Editorial: Lighting out
In 1861, fleeing the tribulations of the Civil War in border-state Missouri, Samuel Clemens “lit out for the territories.” He followed his brother to the West, passing through Salt Lake City before settling in Virginia City, Nevada, where he didn’t make it as a miner and went to work for the local paper the Territorial Enterprise. That’s where he became Mark Twain.
In that time and place, almost anything went in a newspaper, which meant there was room for Twain’s humorous accounts — “stretchers,” he called them — along with a good deal of frontier-style bragging, threats, feuds and imprecations, and then, space allowing, some factual news. Newspapers then could be not unlike gangsta rap, and, anticipating social media, there was also a lot of unsigned or pseudonymous trolling. (And this was really not new or especially Western; six decades before, Thomas Jefferson, that champion of a free press, surreptitiously paid to have a pamphlet falsely claim that his rival, John Adams, was a hermaphrodite.)
Nineteen years later, in Park, Utah, The Record was founded, a weekly newspaper that grew up with a mining camp and saw it become Park City. Under the eye of editor and publisher Sam Raddon, the Park Record — this Park Record — was a controversial sheet, not averse to humor, fancy or, especially, picking fights. Raddon in his pages could be anti-everything, “including anti-Mormon, anti-Chinese, and anti-Indian.” Like Twain, he was looking to get a rise out of people and keep ’em paying a penny a week. There was news, too, but often it came second to sensation.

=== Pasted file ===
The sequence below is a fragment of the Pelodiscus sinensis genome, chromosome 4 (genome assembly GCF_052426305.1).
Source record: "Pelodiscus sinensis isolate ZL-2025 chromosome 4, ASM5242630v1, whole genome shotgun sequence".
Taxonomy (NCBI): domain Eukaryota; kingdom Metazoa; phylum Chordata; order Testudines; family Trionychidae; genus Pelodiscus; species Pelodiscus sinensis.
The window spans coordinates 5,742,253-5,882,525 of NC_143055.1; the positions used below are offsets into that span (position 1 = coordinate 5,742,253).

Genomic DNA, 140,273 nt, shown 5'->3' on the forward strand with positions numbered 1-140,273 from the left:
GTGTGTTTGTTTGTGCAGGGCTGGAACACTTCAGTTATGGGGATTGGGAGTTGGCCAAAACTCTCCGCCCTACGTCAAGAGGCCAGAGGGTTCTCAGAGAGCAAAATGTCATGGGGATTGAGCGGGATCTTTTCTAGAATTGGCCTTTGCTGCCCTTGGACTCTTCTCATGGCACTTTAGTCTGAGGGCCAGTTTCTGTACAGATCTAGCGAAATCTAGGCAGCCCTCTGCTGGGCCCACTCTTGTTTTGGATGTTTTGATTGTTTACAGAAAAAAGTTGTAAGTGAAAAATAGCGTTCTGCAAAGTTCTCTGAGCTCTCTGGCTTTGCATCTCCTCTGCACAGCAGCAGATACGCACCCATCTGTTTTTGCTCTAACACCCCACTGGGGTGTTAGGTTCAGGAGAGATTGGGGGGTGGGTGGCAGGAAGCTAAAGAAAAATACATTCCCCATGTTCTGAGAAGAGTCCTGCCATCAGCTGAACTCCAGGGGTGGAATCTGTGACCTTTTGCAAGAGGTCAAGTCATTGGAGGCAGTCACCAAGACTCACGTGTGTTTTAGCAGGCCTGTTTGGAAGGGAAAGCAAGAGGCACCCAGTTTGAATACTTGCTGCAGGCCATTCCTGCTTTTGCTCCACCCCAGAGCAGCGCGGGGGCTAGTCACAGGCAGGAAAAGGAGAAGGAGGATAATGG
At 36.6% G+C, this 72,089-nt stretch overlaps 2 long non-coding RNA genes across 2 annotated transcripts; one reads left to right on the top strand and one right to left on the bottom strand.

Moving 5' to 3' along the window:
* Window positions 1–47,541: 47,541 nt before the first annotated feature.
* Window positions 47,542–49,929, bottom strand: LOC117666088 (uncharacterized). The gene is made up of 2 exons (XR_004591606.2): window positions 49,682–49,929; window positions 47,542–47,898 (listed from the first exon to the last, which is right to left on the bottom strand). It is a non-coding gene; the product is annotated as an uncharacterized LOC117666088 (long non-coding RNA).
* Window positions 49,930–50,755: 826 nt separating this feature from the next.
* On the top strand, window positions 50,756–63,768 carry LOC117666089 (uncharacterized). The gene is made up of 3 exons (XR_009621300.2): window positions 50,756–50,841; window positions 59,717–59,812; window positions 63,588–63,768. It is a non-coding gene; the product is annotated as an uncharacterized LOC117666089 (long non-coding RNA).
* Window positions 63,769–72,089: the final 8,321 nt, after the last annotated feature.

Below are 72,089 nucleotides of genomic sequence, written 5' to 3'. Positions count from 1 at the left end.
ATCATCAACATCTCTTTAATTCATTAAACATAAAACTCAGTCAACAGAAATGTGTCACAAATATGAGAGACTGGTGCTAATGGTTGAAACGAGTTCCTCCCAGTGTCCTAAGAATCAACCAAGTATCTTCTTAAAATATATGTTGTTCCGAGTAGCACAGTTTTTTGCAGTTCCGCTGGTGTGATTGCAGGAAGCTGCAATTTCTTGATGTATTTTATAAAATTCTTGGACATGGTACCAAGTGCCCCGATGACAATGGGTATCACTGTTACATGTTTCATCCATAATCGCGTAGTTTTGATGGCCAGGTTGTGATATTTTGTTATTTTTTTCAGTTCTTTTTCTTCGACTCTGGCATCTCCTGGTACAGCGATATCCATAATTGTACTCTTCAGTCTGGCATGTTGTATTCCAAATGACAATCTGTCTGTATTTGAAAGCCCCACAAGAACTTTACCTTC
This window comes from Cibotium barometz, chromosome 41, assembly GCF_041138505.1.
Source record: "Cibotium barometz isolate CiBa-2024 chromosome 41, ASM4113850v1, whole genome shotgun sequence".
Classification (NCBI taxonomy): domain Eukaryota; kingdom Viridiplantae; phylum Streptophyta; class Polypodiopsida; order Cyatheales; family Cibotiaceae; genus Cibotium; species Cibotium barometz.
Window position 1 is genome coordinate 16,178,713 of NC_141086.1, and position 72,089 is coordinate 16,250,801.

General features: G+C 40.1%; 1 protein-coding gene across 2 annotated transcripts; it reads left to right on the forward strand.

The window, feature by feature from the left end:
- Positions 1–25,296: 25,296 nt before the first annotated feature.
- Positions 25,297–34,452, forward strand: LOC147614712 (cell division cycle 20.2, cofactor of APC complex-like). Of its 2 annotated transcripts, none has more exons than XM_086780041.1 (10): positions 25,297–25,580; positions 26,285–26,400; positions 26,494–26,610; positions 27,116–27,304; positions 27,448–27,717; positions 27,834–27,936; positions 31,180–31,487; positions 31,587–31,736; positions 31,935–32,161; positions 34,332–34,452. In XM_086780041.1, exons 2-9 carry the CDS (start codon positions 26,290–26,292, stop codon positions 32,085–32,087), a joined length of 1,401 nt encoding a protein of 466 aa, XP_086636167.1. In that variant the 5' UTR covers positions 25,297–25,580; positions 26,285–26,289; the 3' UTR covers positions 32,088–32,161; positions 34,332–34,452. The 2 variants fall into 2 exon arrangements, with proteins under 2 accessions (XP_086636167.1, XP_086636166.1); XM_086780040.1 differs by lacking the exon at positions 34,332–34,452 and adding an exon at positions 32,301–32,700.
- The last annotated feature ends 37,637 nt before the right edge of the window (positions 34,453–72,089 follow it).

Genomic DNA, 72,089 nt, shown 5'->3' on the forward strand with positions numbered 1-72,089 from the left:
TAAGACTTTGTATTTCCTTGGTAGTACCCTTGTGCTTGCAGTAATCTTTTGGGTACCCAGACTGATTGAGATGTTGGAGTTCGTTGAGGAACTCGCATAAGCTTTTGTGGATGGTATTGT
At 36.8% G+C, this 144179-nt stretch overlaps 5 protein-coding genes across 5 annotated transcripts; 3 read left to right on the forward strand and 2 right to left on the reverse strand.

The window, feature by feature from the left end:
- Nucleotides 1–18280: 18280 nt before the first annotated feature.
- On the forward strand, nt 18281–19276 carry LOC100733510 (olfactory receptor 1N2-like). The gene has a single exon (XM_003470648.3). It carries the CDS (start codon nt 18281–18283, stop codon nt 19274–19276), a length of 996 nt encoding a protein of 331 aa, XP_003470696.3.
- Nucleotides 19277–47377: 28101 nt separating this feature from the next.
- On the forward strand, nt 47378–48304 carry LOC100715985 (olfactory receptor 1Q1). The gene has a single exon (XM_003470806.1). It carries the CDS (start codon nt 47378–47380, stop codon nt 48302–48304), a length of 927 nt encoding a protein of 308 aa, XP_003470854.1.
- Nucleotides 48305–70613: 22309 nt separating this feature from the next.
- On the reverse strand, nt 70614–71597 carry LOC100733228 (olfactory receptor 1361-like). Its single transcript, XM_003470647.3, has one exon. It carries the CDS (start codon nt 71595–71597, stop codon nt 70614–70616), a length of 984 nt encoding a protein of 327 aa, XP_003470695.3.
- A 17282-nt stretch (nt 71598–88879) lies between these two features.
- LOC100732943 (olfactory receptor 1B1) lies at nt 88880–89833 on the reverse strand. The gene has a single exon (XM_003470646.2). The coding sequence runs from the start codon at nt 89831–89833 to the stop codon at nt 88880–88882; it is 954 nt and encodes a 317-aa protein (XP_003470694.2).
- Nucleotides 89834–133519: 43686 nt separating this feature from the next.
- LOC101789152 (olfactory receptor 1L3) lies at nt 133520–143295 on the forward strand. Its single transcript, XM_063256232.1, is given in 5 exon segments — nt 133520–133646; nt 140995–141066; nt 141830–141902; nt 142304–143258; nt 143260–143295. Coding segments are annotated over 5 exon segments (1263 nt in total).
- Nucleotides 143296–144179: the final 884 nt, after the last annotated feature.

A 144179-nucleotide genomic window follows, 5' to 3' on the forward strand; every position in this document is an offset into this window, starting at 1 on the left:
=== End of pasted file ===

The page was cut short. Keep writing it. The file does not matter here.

We all grow up sooner or later, even newspapers, even Sam Raddonses. If we are lucky, we become more interesting, not less. That, at least, is The Park Record’s aim today. We faithfully report the news of a place that would have bewildered Raddon and, beyond the front page, and even sometimes on it, we are not averse to some opinion and joy, of which Parkites have their quota. You’ll find it in the work of our regular columnists — Tom Clyde, Tom Kelly, Teri Orr and Amy Roberts — and this week, in the newest addition to that stable, the talented Kate Sonnick, with the launch of her Betty Diaries.
Kate’s no Sam Raddon, of course — and in these last days of 2022, that’s an excellent thing.
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